You see there were literally hundreds of files outlining corrupt activities – most of which had gone untouched.

Labour had been claiming that New Zealand First had been using particular cases to grandstand.

But what we had been doing was using particular cases to highlight this government’s incompetence.

But the vast majority of cases which came over our desks were sent to the minister to be investigated.

In fact we had sent so many – which we had not gone public on – that the minister sent me a letter asking me to stop sending them because there were too many for him to handle.

Such ministerial incompetence and obfuscation is but one of the reasons for the immigration systems failings.

So what happened to all these files of cases you might ask.

Well as it turns out – after constant pressure from my office some of these cases where resolved and guess what – we were right and these people were deported.

But more intriguing are those files that the minister wasn’t telling us about.

You see the short-lived immigration squad had coded all the unresolved immigration cases with either A, B, or C, ranking them according to their seriousness.

Among these files are dozens which my office had referred to the minister – some of which had been untouched for years.

And this minister wonders why we have to raise public attention to these cases to make progress.

It is because if we do not, he and his incompetent department sit on their hands and do nothing.

They have to be shamed into action.

Well I make this promise to you here today.

New Zealand First has a thorough and complete immigration policy.

We want to see a population policy in place – which includes 10 year and 25 year planning and which also ensures that we are actually meeting genuine labour market demands.

We have a skills shortage, so let’s ensure it is those we need that are coming in.

We will ensure that we take the threat to our security seriously.

Just this past week Australia’s Prime Minister John Howard has announced that Australia will be introducing tough new immigration laws.

They are extending the waiting period to receive citizenship from two to three years and ensuring that security considerations are taken into account when granting citizenship.

We here in New Zealand grant refugee status to the only person we know that actually does have a terrorist related conviction.

Which nation do you think would be targeted as a soft touch?

So we are committed to toughening our immigration laws – and bringing them into line with other developed nations.

And we will be targeting immigration corruption.

One of the files we passed on was that of Tam Yam Ah – a triad gangster that was assassinated in Auckland in July.

Had this been acted on when we first passed on the file – several months earlier – then this ugly incident would never have occurred.

We will be fighting for an inspectorate to be established to ensure that the corruption within the system is dealt with by those with the skills and the experience to actually make inroads – not incompetent bureaucrats who have consistently bungled the system.

And we will be ensuring that our refugee system is not able to be exploited by bogus claimants. As the Judge said in the Somali woman case – there are those who seek to exploit the goodwill of New Zealanders.

We want to bring integrity to our system and to make it a safe haven for those who come legitimately without being able to be exploited by those here illegally.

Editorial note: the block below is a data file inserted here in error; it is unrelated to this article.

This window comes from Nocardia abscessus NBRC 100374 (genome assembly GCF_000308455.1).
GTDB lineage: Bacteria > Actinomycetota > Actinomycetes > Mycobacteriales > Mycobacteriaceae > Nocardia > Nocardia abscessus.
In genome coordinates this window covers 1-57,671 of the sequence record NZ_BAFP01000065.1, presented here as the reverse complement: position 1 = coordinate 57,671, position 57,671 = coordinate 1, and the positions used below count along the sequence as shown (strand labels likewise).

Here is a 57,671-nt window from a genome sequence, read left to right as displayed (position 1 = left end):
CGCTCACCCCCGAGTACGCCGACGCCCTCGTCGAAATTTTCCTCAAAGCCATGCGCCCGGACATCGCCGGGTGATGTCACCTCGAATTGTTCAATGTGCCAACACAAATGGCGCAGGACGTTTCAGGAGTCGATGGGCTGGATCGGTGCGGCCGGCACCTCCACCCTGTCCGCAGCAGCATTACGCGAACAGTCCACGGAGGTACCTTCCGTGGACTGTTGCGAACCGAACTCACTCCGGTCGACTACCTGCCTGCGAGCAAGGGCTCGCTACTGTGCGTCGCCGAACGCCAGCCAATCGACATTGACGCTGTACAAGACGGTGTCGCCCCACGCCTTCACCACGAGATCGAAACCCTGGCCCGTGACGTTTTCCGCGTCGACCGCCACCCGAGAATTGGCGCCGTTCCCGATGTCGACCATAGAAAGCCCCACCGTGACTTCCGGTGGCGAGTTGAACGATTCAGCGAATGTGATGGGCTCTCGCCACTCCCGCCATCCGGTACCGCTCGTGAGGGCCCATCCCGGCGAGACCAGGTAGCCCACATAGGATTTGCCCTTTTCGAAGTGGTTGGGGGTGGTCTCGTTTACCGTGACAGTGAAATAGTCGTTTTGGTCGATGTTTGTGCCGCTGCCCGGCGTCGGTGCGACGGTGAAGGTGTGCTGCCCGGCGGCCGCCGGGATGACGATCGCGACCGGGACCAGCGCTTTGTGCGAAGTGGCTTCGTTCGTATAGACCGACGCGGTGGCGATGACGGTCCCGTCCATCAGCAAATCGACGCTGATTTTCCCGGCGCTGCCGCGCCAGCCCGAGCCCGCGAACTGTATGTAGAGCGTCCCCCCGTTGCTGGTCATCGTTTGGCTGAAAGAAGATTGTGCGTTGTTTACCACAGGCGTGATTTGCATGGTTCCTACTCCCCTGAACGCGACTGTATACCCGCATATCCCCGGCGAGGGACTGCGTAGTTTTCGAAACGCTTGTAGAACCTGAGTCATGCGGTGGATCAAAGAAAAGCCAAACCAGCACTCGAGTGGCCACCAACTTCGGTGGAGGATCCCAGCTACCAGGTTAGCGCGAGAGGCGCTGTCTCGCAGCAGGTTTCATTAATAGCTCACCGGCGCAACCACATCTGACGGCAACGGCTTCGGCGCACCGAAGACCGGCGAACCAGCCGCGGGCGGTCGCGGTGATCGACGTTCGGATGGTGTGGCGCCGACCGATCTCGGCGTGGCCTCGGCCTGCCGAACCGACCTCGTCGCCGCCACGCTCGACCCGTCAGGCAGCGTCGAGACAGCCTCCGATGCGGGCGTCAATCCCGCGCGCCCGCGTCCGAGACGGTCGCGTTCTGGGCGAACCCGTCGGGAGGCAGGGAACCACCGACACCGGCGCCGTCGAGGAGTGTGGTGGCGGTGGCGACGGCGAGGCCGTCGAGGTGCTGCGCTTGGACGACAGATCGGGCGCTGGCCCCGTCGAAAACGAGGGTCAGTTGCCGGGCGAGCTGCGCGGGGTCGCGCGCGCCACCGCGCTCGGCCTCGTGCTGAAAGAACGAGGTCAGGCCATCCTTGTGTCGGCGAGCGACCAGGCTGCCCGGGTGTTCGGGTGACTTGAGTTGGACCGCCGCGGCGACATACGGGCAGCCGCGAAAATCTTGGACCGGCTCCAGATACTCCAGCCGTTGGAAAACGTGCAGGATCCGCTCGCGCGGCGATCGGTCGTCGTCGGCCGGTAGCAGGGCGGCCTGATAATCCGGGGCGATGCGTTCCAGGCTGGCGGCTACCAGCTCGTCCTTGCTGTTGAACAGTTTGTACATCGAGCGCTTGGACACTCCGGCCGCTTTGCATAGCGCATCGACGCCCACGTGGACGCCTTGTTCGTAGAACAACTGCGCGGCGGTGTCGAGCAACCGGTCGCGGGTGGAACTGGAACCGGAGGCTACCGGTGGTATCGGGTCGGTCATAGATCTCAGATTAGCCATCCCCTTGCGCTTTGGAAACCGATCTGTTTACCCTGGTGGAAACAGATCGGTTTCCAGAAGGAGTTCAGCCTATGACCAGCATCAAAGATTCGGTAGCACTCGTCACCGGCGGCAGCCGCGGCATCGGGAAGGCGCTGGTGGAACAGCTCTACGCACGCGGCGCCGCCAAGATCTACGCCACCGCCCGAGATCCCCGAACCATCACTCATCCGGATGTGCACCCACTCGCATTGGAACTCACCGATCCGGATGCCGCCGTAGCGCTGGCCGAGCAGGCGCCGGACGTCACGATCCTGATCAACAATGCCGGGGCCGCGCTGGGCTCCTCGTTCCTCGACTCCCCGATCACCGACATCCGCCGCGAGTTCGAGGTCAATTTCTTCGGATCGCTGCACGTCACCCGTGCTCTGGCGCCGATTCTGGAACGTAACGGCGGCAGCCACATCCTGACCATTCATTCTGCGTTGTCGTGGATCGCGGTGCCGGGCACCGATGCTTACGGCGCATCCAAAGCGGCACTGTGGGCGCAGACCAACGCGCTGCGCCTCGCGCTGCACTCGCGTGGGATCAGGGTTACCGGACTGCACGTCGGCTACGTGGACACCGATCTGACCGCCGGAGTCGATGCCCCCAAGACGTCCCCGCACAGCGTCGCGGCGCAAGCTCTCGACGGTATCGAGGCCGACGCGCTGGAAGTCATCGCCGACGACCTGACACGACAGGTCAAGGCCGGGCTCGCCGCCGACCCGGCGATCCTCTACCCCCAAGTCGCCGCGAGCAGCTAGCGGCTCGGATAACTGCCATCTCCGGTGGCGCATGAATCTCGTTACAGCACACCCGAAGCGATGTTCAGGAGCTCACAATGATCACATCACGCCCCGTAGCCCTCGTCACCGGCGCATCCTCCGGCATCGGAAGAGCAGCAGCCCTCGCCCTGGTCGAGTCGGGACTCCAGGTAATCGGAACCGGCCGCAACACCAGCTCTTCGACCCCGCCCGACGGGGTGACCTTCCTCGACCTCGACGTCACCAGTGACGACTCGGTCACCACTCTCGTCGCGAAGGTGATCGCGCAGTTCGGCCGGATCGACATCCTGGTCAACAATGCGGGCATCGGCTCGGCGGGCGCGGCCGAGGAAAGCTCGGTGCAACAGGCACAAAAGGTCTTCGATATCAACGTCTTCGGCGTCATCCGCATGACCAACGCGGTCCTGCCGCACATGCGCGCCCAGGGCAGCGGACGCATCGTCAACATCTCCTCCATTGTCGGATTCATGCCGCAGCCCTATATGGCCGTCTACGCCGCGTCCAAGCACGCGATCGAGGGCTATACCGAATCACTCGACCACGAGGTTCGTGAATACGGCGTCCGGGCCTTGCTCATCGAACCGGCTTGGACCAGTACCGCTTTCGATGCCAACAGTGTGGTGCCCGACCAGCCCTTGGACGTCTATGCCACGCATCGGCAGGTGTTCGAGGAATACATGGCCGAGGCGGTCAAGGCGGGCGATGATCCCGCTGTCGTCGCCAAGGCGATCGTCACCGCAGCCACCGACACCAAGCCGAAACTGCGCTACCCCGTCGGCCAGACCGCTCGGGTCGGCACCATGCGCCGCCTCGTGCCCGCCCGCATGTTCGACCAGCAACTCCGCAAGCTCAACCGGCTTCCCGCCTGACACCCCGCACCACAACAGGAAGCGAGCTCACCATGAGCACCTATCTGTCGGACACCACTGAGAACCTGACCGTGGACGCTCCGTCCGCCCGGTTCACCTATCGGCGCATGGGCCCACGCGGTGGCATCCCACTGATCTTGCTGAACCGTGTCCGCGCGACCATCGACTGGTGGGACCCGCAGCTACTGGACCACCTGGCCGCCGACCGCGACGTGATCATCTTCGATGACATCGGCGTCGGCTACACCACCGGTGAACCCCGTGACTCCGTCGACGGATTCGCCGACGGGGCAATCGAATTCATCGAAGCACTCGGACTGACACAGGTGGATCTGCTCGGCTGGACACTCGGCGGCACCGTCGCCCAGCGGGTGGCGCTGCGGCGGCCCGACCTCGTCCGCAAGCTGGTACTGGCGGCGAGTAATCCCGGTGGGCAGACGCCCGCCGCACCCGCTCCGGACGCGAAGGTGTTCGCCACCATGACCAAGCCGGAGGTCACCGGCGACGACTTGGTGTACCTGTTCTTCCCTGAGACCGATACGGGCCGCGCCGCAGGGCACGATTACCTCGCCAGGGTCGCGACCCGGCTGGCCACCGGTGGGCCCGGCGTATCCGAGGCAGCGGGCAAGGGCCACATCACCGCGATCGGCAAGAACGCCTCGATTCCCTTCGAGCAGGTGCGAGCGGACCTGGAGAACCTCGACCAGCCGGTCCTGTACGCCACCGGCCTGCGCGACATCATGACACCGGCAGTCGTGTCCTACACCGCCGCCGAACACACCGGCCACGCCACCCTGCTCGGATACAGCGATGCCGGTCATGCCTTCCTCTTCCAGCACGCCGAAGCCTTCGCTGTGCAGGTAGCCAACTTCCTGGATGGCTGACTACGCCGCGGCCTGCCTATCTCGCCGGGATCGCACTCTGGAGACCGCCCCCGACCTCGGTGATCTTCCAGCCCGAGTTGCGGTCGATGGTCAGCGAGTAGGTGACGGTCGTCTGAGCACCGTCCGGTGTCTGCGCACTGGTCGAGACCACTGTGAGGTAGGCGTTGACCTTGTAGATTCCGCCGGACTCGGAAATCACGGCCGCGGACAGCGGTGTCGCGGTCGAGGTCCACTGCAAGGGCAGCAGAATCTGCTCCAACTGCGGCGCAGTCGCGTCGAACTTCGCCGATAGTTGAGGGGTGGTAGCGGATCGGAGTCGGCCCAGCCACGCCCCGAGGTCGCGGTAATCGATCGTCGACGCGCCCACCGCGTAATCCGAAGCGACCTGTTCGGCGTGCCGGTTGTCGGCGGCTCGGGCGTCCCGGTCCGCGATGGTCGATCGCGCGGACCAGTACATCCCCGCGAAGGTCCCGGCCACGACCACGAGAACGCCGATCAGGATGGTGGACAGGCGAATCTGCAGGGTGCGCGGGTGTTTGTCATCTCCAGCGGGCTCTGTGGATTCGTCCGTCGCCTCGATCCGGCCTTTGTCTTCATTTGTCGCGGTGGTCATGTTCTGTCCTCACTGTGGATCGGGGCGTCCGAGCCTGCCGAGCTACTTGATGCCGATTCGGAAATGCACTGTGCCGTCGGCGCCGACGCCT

So following this election cleaning up our immigration system will be one of our priorities.

It is not a fight we will shirk – nor is it a fight we will back down from.

We want to see a robust system replace corruption.

We want to see New Zealand’s citizenship valued as it should be.

And we want to see our borders safe and secure.

That is part of what a party vote for New Zealand First ensures this election.

So for a strong voice to protect you from extremes – party vote New Zealand First.

ENDS

© Scoop Media

 
 
 
Parliament Headlines | Politics Headlines | Regional Headlines

PM's Press Conference: Pike Re-Entry Agency

At today's post-cabinet press conference Prime Minister Jacinda Ardern was joined by Minister Responsible for Pike River Re-entry Andrew Little to announce plans for the new agency for re-entry of the mine.

The Pike River Recovery Agency, Te Kahui Whakamana Rua Tekau ma Iwa, will be officially established on 31 January 2018 and will work with the Pike River families with the intention of manned entry of the drift before March 2019. More>>

 

Foreign Affairs: Patrick Gower Interviews Jacinda Ardern

Prime Minister Jacinda Ardern says discussions have already begun on how to bring climate change refugees into New Zealand under a Pacific seasonal employment plan... More>>

ALSO:

Gordon Campbell: On The Centre Right’s Love Of ‘Nanny State’

You’d almost think it was 2005 again. That was a time when the rugged individualists of the centre-right were being beset by government regulations on the nature of light-bulbs, the size of shower heads, the junk food available at school tuck shops and other such essentials... More>>

Speaking Of Transport: Public Engagement On Wellington Scenarios

“Our work on possible solutions for Wellington’s transport future is ongoing, but has progressed to the stage where we’re ready to share our ideas with the public and seek their feedback to help guide our next steps...” More>>

ALSO:

Parental Leave: National's Time-Sharing Change Fails

National has proposed a change to the Parental Leave and Employment Protection Amendment Bill that would allow both parents to take paid parental leave at the same time, if that is what suits them best. More>>

ALSO:

Train Free Thursday: Workers Strike To Defend Terms Of Employment

"They signed up to these conditions a year ago when they got the contract for Wellington's rail services. Now they're trying to increase profits by squeezing frontline workers." More>>

ALSO:

Seclusion: Ombudsman Emphasises Importance Of Monitoring

Disability Rights Commissioner Paula Tesoriero says that while there have been changes to the Education (Update) Amendment Act 2017 to prohibit the use of seclusion, the report is an important reminder of the importance of regular monitoring of schools. More>>

ALSO:

 
 
 
 
 

LATEST HEADLINES

  • PARLIAMENT
  • POLITICS
  • REGIONAL
 
 

Featured InfoPages

Opening the Election